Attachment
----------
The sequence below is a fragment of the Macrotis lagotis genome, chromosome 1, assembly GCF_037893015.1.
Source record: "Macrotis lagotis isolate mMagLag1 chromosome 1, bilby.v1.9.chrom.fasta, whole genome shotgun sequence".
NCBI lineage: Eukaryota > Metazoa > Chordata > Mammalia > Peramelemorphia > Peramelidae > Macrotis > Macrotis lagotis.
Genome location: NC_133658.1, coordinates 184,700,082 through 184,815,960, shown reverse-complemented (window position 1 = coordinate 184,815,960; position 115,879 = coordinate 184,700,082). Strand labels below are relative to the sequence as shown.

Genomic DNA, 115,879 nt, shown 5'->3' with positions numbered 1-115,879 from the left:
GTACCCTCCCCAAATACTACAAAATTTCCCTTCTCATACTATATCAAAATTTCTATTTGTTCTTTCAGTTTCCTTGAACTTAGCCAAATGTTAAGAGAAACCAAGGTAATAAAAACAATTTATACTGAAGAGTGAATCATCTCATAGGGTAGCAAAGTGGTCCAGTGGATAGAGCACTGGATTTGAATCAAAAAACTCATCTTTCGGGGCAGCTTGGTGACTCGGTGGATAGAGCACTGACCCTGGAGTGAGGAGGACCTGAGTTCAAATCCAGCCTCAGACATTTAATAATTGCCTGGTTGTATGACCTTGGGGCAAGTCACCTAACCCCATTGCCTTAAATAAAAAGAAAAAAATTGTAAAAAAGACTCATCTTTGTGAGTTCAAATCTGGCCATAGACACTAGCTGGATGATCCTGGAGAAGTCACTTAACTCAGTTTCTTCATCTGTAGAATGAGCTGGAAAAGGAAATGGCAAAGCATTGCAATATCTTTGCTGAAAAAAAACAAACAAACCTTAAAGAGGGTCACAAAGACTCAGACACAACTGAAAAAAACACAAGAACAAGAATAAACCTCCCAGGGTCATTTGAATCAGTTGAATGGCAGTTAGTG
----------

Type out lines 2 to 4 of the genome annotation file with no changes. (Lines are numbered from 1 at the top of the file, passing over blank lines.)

Source record: "Macrotis lagotis isolate mMagLag1 chromosome 1, bilby.v1.9.chrom.fasta, whole genome shotgun sequence".
NCBI lineage: Eukaryota > Metazoa > Chordata > Mammalia > Peramelemorphia > Peramelidae > Macrotis > Macrotis lagotis.
Genome location: NC_133658.1, coordinates 184,700,082 through 184,815,960, shown reverse-complemented (window position 1 = coordinate 184,815,960; position 115,879 = coordinate 184,700,082). Strand labels below are relative to the sequence as shown.